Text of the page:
Although many of these shortcomings are avoided by the use of plastic vials, penetratable containers or vials made of both plastic and glass are susceptible to cutting or coring of the material used to form the penetratable portions during insertion of the needle or like member. Accordingly, these arrangements are susceptible to serious contamination problems because of the possibility that particles of the container material may either fall into the vial or become lodged in the lumen of the extracting device.
As a result, there exists a distinct need for a low-cost, high-precision liquid containment and delivery system which is particularly adapted to the accurate and convenient delivery of extremely small unit doses of the order of about 1 mL.
In view of the foregoing, it is a general object of the present invention to provide an improved arrangement for the accurate delivery of small volumes of liquid analytical reagents.
In this regard, it is a specific object of this invention to provide an improved liquid reagent containment and delivery tray which is capable of storing and dispensing small volumes of liquid reagent with high precision.
A related object of this invention is to provide a reagent containment and delivery tray of the above kind which is particularly adapted for accurate gravity flow delivery of the entire volume of liquid reagent contained within the tray with a substantially reduced coefficient of variation.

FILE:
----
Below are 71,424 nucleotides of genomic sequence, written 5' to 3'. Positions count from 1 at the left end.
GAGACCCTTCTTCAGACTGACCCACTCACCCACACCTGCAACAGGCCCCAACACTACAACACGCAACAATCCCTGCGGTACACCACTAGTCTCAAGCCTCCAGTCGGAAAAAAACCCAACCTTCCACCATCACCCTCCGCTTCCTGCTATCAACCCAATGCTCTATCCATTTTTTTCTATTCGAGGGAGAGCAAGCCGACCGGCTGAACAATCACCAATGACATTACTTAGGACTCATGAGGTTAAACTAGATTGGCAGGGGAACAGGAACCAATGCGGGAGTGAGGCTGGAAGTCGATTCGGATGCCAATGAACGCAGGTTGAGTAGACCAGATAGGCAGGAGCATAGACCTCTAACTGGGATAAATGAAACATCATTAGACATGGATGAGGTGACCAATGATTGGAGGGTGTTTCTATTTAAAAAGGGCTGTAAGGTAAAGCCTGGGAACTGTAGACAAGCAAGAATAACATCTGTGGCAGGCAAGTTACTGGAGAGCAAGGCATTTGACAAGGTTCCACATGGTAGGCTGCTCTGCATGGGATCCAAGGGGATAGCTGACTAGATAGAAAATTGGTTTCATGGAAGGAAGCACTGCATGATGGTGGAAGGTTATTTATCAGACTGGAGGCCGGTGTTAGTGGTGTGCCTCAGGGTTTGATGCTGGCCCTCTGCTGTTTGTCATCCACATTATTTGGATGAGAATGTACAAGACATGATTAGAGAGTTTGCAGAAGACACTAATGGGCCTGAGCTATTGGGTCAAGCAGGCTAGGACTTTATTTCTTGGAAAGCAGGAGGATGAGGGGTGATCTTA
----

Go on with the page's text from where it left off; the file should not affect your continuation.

Yet another object is to provide such a reagent delivery tray which is adapted to be used with flexible cover means for tightly sealing in the liquid reagent within the containment cavity and for dispensing the liquid reagent by convenient removal of the flexible cover means at the time of use.
Briefly, in accordance with this system of this invention, the above-identified and other objects are realized by the provision of a reagent containment and delivery system essentially comprising (i) a formed tray defining a smoothly curved cavity having a substantially teardrop shape and adapted to contain a predetermined amount of liquid to be delivered therefrom, and (ii) a flexible cover removably affixed to the formed tray to seal the cavity formed therein, thereby defining a sealed chamber between the cavity and the affixed cover for the containment of liquid therein. The surfaces of the liquid containment cavity are non-porous, uniform, and converge smoothly to a point of liquid discharge defined at an intersection of the cavity with a substantially planar ledged surface defined around the opening of the cavity. The surrounding ledge surface extends outwardly from the cavity opening and forms an apex extending longitudinally from the point of liquid discharge to define a smooth guide path for directing liquid out of the containment cavity.
In accordance with a preferred embodiment, the flexible cover is removably affixed to the ledge surface of the formed tray and extends beyond the apex thereof so as to define a tab portion which can be grasped and pulled from the ledge surface to remove the cover therefrom. The combination of the uniform and smoothly converging cavity surfaces and the guide path defined by the apex of the ledge surface extending longitudinally from the point of liquid discharge reduces to a minimum any capillary action or other fluid retaining forces resulting from contact between the liquid and the containing surfaces as the liquid is delivered out of the containment cavity.